We then played ‘ping pong’ with food vocabulary, seeing how long they could keep the rally up.
Having gone over pronunciation, pupils used the vocabulary from slide 3 cut into slips to classify vocabulary according to certain criteria using Tesoro o basura sheet; feminine nouns, plural nouns and finally healthy foods were the treasure.
The next step was to consider what healthy means as it’s not easy to decide definitively. That’s where Señor Brócoli came in. Using plastic play food, pupils ‘fed’ him, placing food in his pockets. The pocket into which they placed their food item corresponded to the frequency with which you should eat it – top pockets are smaller and correspond to a veces, the middle pocket to a menudo, and the bottom pocket to todos los días. The pupils all wanted to take part and say the appropriate phrase in Spanish.
They then classified the food in the triangle (slide 7)
I assigned each table a text from slide 8 to read, and encouraged them to ‘magpie’ useful phrases. They compiled lists together and then shared them with other groups.
The final part of the lesson was to write their own short text using slide 10.
If we had had more time, slide 11 was the extension activity with pupils suggesting food to match the definitions.
Pupils really enjoyed the lesson and didn’t want to go to lunch – and that’s very unusual. And it proved to be an outstanding observation too.
Throughout the lesson pupils RAG-ed their work using the fruit scale – ¿eres un tomate, una naranja o una manzana? That was a hit too; much more appealing than traffic lights!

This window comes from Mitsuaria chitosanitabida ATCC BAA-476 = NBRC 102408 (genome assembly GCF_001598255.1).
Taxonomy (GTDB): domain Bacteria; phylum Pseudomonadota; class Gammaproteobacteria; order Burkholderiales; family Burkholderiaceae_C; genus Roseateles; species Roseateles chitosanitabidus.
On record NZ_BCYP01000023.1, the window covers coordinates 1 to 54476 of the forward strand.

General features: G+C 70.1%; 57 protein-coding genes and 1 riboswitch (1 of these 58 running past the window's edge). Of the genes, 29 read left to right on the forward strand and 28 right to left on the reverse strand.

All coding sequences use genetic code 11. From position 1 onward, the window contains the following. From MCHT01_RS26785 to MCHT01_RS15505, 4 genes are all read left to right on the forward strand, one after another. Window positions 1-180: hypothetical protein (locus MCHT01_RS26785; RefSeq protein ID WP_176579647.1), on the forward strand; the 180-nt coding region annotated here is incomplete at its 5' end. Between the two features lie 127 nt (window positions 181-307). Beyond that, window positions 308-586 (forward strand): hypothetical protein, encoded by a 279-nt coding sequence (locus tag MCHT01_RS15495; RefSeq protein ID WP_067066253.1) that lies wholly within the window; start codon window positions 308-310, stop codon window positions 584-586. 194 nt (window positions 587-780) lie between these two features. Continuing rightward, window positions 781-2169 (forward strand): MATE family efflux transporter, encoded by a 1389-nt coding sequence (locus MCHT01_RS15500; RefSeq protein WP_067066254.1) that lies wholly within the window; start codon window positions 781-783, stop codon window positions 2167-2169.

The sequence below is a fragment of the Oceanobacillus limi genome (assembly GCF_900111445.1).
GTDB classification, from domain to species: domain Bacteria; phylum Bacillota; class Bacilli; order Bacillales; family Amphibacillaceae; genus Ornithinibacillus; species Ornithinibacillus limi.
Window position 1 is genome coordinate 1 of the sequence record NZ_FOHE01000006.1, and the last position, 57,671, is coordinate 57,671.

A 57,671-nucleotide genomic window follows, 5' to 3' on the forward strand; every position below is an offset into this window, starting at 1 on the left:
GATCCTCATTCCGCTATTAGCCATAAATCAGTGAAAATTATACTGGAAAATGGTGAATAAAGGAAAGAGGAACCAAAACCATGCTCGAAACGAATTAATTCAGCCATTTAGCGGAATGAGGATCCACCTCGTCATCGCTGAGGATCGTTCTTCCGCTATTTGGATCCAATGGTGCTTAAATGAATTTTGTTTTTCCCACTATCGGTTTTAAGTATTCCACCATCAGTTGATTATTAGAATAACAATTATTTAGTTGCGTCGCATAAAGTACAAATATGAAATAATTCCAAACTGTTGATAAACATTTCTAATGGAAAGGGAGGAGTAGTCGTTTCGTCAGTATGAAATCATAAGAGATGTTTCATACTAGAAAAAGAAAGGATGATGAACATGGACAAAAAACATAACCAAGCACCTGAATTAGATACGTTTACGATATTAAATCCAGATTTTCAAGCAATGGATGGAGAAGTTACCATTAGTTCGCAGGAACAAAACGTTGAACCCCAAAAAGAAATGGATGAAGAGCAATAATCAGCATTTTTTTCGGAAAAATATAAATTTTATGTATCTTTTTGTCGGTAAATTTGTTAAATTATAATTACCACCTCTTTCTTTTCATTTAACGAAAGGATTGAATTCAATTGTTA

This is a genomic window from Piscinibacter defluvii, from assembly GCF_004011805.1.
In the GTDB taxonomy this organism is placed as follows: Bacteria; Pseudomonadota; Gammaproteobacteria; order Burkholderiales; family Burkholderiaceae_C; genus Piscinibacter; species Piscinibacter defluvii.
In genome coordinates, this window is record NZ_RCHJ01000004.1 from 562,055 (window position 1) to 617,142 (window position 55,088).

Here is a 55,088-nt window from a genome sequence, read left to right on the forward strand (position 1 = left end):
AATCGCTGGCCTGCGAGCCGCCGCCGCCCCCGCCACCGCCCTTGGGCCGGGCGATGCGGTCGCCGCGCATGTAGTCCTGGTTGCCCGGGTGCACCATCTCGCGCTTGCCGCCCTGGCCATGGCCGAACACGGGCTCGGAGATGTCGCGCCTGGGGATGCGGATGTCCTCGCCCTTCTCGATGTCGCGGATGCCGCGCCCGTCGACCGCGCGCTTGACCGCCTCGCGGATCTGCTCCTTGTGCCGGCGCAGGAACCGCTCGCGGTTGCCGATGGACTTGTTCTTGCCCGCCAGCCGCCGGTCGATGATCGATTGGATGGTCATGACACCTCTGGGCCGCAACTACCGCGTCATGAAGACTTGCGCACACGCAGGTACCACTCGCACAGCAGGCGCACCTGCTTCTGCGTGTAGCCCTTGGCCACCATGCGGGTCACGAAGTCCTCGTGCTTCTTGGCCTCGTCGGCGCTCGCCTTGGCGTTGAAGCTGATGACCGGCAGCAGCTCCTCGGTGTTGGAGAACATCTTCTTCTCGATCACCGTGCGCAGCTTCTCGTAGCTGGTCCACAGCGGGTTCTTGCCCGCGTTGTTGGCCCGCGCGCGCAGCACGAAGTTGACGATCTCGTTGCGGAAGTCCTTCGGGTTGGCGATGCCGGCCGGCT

Señor Brócoli will appear again soon; Year 4 are looking at healthy lifestyles too!
Spanish Playground is a great site packed with ideas, and their latest post is full of ideas for celebrating National Poetry Month – April. (It may not be where you are but I like poetry and any excuse!) I liked their suggestions and was inspired to share a couple of their ideas, and a couple of mine!
I particularly like Idea 6 which suggests using ETTC’s Instant Poetry forms. Once you get the idea of the structure, there’s no need to use the site although I like it for the reminder about structure. I had a go at a few…
A Lune(using the 3 word, 5 word, 3 word structure)
La primavera viene Corderos nacen y flores crecen Hay vida nueva
A 5W, or in Spanish 5Q poem (each lines answer a question who, what, where, when, why)
Pocoyo Juega con Pato, En el campo, Después del cole, Porque sí.
I took a screenshot but you can save the poem as a PDF and also share it via email.
An alternative to this would be to write the words in the shape of the subject as a calligram like the cat one below (from here)
I also like the idea of using Wordle or Tagxedo with poetry, either to create word clouds of existing poems or to give shape to new ones. Here’s an example below that I made using Tagxedo and ‘A Mexican Night before Christmas’